Epidemiology of Post-Traumatic Epilepsy after Mild Traumatic Brain Injury

by Ioannis Mavroudis
8 minutes read

In the context of mild traumatic brain injury (mTBI), understanding the occurrence and outlook of post-traumatic epilepsy (PTE) reveals a complex clinical scenario. Recent studies have shown that although the risk of developing PTE is lower after mTBI than after moderate or severe traumatic brain injury (TBI), several key factors can significantly increase this risk. These risk enhancers include the presence and kind of intracranial hemorrhage, the occurrence of early post-traumatic seizures (EPTS) within the initial week following the injury, and a history of alcohol misuse.

The manifestation of seizures after mTBI can differ, with some individuals developing PTE while others experience no lasting effects. A noteworthy aspect is the presence of subclinical seizures, which are only detectable through EEG monitoring, suggesting a more complex underlying mechanism of post-traumatic seizures in cases of mTBI.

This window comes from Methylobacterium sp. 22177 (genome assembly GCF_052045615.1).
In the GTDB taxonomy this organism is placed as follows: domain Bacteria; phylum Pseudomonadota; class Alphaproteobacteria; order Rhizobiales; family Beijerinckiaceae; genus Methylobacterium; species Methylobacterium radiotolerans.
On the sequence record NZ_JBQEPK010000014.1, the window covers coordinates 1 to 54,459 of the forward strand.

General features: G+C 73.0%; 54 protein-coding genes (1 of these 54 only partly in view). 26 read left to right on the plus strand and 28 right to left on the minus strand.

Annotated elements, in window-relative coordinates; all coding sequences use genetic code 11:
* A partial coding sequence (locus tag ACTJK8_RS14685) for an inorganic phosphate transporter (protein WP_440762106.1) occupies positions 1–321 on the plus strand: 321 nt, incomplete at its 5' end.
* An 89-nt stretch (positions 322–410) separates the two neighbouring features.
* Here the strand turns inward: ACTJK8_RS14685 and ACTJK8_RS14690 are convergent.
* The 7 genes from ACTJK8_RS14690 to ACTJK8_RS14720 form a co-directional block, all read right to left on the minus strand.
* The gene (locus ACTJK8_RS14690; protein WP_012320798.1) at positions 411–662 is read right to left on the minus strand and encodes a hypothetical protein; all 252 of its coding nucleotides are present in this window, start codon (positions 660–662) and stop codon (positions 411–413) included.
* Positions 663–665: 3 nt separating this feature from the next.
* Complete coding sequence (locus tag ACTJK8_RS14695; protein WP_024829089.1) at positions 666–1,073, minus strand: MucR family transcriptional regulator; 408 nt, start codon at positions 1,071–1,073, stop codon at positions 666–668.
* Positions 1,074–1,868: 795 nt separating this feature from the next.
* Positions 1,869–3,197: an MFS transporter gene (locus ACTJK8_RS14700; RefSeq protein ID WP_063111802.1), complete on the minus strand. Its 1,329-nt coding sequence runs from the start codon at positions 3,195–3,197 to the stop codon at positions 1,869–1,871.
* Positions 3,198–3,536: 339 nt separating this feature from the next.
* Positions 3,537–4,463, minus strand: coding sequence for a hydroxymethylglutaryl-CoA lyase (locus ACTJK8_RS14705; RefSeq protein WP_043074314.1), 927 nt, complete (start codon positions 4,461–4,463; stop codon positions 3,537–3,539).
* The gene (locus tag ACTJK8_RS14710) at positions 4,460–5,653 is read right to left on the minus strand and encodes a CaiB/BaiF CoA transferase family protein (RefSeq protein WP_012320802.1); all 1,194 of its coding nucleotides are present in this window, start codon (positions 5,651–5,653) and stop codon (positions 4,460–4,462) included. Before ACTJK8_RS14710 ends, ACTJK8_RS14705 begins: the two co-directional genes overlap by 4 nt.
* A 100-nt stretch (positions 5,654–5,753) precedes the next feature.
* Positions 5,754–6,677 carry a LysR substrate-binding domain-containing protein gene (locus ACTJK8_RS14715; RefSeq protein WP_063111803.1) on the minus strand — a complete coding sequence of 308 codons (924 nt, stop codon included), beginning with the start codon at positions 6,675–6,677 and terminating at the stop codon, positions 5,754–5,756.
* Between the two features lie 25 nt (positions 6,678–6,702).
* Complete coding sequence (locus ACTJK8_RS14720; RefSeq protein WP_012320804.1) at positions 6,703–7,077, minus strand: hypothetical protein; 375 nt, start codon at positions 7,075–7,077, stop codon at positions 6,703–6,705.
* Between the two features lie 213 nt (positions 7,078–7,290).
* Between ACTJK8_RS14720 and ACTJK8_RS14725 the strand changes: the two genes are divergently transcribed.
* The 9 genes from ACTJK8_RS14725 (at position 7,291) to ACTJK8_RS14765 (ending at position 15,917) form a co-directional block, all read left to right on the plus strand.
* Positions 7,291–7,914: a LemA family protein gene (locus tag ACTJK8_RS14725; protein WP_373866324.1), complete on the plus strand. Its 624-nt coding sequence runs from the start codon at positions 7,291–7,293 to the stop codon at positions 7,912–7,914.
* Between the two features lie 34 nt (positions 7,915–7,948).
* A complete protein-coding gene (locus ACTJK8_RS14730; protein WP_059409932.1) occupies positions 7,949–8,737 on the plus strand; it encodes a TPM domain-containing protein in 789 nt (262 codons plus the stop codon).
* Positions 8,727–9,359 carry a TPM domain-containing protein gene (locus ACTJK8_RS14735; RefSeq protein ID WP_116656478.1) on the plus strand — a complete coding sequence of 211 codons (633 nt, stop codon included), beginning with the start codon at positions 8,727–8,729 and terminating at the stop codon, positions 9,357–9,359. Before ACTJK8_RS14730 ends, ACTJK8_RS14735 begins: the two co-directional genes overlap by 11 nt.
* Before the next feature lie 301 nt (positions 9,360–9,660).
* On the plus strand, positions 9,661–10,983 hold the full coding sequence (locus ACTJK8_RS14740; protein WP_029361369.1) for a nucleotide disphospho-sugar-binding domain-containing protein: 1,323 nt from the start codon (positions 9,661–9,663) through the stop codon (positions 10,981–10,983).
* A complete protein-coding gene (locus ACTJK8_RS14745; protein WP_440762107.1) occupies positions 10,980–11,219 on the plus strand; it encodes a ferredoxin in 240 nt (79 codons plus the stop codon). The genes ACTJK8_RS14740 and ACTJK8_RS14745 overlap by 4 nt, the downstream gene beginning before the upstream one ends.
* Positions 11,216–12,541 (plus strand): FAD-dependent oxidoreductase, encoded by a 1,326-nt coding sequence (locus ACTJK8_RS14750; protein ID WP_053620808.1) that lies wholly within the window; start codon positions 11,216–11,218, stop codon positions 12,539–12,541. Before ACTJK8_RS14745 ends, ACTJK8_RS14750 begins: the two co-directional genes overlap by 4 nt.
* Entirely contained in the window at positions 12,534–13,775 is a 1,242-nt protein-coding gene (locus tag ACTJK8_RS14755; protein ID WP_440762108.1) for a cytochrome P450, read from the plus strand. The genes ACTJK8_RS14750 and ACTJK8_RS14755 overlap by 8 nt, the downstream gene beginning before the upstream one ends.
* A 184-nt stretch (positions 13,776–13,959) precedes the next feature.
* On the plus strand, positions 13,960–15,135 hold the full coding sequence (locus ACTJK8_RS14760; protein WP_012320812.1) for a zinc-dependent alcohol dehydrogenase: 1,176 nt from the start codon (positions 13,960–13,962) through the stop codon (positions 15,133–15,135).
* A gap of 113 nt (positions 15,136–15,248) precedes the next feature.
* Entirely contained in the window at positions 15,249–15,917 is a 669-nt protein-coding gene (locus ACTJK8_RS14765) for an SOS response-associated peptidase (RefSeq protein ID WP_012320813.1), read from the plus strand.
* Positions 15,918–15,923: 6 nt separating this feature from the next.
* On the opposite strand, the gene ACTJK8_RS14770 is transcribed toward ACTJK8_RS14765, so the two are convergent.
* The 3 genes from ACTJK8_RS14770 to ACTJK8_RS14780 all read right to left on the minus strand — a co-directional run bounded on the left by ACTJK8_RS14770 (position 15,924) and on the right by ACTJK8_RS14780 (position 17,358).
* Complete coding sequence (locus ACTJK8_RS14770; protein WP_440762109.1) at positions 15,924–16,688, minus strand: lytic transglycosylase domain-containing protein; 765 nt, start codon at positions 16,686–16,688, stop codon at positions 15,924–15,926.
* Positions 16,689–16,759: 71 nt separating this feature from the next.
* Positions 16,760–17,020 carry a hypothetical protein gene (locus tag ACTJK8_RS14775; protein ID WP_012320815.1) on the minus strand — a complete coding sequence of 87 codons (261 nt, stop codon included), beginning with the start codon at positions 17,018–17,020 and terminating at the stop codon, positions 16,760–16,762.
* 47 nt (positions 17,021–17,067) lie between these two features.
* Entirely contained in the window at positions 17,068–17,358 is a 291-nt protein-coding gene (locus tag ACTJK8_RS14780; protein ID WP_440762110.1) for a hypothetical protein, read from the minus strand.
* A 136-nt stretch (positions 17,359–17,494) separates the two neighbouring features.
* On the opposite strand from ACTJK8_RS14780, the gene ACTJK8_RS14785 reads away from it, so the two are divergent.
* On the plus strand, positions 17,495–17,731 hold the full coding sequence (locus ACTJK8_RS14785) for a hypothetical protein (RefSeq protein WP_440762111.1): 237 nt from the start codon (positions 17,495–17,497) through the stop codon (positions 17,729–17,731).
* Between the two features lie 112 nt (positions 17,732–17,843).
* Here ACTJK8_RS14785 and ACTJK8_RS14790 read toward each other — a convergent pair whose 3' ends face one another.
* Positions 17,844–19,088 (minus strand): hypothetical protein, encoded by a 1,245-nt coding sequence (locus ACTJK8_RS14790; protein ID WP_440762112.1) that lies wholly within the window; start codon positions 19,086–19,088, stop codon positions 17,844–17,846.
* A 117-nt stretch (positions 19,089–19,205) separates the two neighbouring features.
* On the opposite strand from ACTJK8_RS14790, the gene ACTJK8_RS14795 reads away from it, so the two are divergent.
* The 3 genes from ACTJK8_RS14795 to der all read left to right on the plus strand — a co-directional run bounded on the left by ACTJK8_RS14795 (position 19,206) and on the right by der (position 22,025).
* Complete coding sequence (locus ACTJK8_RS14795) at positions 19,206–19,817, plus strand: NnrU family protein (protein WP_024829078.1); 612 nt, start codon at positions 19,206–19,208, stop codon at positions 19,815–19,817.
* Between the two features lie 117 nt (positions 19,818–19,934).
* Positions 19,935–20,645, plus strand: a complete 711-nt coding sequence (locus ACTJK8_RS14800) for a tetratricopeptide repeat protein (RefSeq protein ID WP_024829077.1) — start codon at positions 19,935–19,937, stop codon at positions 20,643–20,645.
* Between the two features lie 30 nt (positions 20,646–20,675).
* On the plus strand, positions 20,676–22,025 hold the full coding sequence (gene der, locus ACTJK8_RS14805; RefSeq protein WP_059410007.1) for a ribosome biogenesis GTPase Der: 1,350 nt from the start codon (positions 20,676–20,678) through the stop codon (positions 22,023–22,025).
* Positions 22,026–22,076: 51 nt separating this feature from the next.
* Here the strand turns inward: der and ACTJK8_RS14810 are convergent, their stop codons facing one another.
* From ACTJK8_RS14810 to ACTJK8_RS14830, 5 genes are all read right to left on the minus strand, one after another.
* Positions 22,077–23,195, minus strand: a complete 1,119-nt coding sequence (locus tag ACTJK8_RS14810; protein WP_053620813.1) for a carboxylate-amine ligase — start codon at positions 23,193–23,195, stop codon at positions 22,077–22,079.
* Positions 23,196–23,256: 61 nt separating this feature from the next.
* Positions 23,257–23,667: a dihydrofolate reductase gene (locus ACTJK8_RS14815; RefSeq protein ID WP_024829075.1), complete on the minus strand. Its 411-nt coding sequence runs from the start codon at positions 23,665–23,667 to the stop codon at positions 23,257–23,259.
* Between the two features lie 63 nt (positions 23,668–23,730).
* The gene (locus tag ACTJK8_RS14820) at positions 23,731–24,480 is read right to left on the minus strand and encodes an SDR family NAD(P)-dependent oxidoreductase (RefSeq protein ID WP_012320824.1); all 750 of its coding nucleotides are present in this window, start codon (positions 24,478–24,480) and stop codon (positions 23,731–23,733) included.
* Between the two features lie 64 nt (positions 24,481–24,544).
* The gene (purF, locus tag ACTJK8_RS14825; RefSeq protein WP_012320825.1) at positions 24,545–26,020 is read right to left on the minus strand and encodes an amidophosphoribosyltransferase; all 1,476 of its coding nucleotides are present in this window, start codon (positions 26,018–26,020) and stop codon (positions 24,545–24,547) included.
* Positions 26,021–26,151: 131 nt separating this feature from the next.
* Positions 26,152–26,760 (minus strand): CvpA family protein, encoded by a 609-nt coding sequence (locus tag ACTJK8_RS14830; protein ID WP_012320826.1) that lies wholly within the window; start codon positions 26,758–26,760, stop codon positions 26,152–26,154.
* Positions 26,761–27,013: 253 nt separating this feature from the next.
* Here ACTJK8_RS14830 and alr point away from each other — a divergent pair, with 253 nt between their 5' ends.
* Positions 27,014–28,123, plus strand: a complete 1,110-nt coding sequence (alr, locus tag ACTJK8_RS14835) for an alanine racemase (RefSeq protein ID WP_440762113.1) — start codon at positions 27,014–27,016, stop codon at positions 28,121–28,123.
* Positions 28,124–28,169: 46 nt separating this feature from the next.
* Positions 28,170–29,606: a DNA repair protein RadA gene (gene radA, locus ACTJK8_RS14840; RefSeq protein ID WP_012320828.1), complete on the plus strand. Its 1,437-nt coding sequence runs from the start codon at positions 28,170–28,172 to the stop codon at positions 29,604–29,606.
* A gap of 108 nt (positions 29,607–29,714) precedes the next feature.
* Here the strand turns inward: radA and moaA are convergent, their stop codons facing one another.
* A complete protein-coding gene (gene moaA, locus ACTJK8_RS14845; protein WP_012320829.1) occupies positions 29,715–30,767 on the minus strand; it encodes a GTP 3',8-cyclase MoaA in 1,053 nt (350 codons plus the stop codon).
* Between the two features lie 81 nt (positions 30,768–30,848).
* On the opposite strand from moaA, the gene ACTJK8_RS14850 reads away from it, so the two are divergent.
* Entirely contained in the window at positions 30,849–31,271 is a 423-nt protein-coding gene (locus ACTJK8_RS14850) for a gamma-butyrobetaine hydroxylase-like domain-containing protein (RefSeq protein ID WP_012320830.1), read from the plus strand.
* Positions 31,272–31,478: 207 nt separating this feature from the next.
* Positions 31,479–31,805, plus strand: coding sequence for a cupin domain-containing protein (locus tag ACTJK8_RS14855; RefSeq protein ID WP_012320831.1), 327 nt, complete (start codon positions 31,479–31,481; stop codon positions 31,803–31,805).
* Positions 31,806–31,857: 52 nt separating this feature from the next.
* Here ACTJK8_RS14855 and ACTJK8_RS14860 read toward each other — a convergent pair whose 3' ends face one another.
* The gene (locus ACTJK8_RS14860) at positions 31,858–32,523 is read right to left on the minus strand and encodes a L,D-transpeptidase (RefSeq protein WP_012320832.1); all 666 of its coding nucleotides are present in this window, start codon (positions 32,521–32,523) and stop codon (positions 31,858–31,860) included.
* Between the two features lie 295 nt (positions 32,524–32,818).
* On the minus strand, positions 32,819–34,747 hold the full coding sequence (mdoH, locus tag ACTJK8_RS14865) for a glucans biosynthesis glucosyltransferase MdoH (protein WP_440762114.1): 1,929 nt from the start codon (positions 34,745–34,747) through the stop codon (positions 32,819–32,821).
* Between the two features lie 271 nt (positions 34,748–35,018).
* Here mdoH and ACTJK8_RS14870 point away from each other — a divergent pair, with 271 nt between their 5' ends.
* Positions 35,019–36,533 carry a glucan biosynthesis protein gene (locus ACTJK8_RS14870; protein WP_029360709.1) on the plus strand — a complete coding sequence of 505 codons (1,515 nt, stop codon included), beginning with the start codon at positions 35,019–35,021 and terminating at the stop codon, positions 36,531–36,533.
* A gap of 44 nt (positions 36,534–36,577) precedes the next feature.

Annually, over 2% of the population in England and Wales seek emergency care for head injuries, a significant number of whom are children. Around 20% of these incidents involve a skull fracture or signs of TBI, with about 15% necessitating hospital admission. The spectrum of seizures post-TBI ranges from immediate concussive episodes to early seizures within a week and late epileptic seizures occurring more than a week after the injury. Notably, concussive seizures, first identified in Australian football players, differ from tonic-clonic seizures and are thought to include elements of primitive reflexes, typically not leading to later epilepsy.